The Great Pacific Garbage Patch, a massive ocean-going island of floating waste plastic, is far bigger than previously thought.
More than 79 thousand tonnes of plastic are floating inside the mass, a figure up to 16 times higher than previously estimated, according to a study published in the journal Scientific Reports.
Laurent Lebreton of the Ocean Cleanup Foundation and colleagues examined the major ocean plastic accumulation zone between California and Hawaii known as the Great Pacific Garbage Patch.
The results suggest that microplastics are rapidly accumulating and that plastics made up 99.9% of debris.
Based on data from sea and air surveys, the model predicts there are between 45 and 129 thousand tonnes of plastic floating in an area of the ocean covering 1.6 million km2.
The big patch:
At least 46% of plastic consisted of fishing nets, and over three quarters of the plastic was debris larger than 5cm, including hard plastics, plastic sheets and film.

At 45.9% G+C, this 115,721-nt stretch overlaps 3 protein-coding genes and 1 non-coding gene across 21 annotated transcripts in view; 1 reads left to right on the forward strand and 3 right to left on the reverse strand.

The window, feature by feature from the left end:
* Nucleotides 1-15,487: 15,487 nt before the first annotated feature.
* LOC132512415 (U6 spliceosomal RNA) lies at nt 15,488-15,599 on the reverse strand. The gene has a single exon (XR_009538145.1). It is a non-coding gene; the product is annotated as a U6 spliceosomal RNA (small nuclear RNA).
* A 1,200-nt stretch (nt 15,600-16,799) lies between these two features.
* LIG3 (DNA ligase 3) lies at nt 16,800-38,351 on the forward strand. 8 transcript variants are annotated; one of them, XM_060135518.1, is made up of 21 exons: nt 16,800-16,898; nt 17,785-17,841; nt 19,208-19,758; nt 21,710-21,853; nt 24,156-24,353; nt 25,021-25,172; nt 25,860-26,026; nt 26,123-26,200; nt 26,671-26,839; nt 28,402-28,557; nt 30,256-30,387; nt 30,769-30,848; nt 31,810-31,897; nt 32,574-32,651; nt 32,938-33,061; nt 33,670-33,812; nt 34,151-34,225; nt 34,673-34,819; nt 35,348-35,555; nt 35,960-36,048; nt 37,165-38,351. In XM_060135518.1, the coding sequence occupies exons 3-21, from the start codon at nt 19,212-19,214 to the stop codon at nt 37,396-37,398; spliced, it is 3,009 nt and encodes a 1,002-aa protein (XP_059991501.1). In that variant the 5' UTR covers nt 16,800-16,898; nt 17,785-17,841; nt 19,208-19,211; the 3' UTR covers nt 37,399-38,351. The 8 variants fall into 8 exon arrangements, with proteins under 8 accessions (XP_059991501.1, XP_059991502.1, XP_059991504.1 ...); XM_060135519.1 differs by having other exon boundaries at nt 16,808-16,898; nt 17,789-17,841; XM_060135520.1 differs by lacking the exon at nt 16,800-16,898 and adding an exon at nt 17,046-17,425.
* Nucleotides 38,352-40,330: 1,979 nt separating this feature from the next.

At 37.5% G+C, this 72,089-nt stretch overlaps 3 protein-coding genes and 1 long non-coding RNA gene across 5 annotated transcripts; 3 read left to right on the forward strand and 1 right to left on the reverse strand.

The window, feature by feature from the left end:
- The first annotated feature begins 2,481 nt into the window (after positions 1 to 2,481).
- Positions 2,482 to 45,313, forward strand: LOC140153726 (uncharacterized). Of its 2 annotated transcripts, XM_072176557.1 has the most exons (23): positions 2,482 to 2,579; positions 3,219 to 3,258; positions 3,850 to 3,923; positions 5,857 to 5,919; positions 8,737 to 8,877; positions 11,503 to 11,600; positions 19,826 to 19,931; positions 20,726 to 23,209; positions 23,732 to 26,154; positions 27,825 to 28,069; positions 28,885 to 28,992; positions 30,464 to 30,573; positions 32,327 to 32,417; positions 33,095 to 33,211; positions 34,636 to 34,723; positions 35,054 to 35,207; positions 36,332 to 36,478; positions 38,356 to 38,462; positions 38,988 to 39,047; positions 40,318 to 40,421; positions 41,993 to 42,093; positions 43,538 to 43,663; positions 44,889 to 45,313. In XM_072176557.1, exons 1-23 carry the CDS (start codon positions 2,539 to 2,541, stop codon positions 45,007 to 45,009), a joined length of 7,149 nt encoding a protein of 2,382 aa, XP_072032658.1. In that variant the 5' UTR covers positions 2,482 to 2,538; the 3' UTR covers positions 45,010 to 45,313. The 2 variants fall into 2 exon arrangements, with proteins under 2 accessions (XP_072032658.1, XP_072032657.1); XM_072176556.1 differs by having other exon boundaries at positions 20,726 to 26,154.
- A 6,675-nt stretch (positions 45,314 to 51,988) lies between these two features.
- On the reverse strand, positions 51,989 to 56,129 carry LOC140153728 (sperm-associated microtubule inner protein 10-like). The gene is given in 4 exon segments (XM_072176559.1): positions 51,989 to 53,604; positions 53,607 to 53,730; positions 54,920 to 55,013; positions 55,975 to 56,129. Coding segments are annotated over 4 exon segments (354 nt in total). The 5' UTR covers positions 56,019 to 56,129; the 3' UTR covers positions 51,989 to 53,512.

Microplastics accounted for 8% of the total mass of plastic but 94% of the estimated 1.8 trillion pieces floating in the area.
Although most large items had broken down into fragments, the researchers were able to identify containers, bottles, lids, packaging straps, ropes, and fishing nets.
The authors assessed aerial images alongside data from 652 net tows carried out by 18 vessels.
The aerial imaging allowed for a more accurate count and measurement of larger debris than previous studies which used only vessel-based visual surveys.
The authors say more research is needed to quantify sources of ocean plastics in the Great Pacific Garbage Patch and to better assess how long plastics stay in this area.
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